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The most important part of inclusive design and design justice is putting your intentions into action. This section serves as a "toolkit" of principles, questions, and examples to help you evaluate every aspect of your courses.

Syllabus

Your syllabus sets the tone for your course. It can signal an orientation toward inclusion or it can set the stage for exclusions. While it may be tempting to think of the syllabus as a contract or a set of non-negotiables, an inclusive approach views the syllabus as a vehicle for communication.

Here are some good practices and examples for incorporating inclusive design and design justice in and through your syllabus: 

Reevaluate Your Policies

Who benefits and who is most harmed by your syllabus policies? Sharing a story about a young mother who missed an emergency call about her daughter’s hospitalization because of a class cell phone policy, Cheney asks whether authoritarian policies risk harming students who are already dealing with enormous barriers to their education. He suggests reflecting on the following questions:

  • What’s the tone of your syllabus? Do negative commands overwhelm positive invitations?
  • Is the premise of the syllabus that students are untrustworthy?
  • Are your policies designed to punish more than to support? Does the language reflect this? 
 

Resources and Examples

Prof. Claudia De Grandi shared this statement from her syllabi:

"Your suggestions are always encouraged and appreciated. Please let me know ways to improve the effectiveness of the course for you personally or for other students or student groups. In addition, if any of our class meetings conflict with your religious events, please let me know so that we can make arrangements for you."

Address Basic Needs

Many students in our courses may be dealing with challenges in meeting their basic needs. According to The Hope Center, “58% [of students] were experiencing basic needs insecurity,” during the pandemic, with students of color more likely to experience food and housing insecurity (2021, p. 32). They add, “the percentage of students experiencing some form of basic needs insecurity was not meaningfully higher in 2020 than in prior years” (2021, p. 36), indicating that basic needs support has been and will continue to be an important part of supporting students. We recommend pointing to basic needs support in your syllabus, as a recognition of its importance to student learning.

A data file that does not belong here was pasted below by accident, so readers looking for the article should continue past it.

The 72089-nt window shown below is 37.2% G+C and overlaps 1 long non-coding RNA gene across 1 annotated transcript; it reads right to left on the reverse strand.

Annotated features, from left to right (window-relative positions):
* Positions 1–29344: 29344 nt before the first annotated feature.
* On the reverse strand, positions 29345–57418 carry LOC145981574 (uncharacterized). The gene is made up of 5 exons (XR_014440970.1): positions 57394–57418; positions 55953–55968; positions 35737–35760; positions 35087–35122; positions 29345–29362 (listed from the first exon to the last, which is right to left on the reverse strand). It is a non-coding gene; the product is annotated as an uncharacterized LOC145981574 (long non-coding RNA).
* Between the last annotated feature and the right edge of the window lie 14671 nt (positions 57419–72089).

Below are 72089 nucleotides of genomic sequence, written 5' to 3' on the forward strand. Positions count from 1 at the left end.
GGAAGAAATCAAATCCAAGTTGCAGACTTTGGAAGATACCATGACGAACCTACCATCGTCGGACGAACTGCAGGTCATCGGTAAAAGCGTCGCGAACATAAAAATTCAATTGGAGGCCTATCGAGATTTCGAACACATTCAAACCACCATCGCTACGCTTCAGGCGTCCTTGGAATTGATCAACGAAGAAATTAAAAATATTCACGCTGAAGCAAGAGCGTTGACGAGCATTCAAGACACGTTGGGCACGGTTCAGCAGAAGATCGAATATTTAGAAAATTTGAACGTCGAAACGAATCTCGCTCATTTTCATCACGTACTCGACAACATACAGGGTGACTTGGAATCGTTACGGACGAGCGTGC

Resources and Examples

Prof. Claudia De Grandi shares: “I express the importance of students’ well-being  through classroom guidance: ‘Take care of yourself and be aware of others. Feel comfortable to engage, as needed, in any activities that reduce stress or anxiety (stimming, support people, caretaker, support animals, leaving the room for breaks, etc.), but also be open and aware of other members’ sensitivities.’ And I list all University resources, also providing some tips on how to navigate all these resources.”

Kurt Gruner notes: “It can help to not only acknowledge the challenges facing students, but to also connect those challenges with the explicit adjustments you've made to ameliorate them. Here's what I've included in a recent syllabus:

"This class only works if papers and discussion board posts are done on time, and the best way to improve is if you submit your work on time so you can reflect on the edits and suggestions of your peers. That said, I understand that life happens and that deadlines are missed. For discussion board posts, the lead and response posts are both required to be on time. If you’d like to submit your response post later for half credit, reach out to me and we can make it happen. For papers, I will accept any paper up until the last week of the semester, with the only exception being the drafts of the final research paper, which involve in-class work."

Go beyond Accessibility

Your syllabus should include information about how students request and gain accommodations at your institution. Your syllabus can also highlight supports for students that go beyond accessibility and legally-required supports and demonstrate your commitment to inclusivity.

 

Resources and Examples

Prof. Claudia De Grandi includes this language that goes beyond accessibility: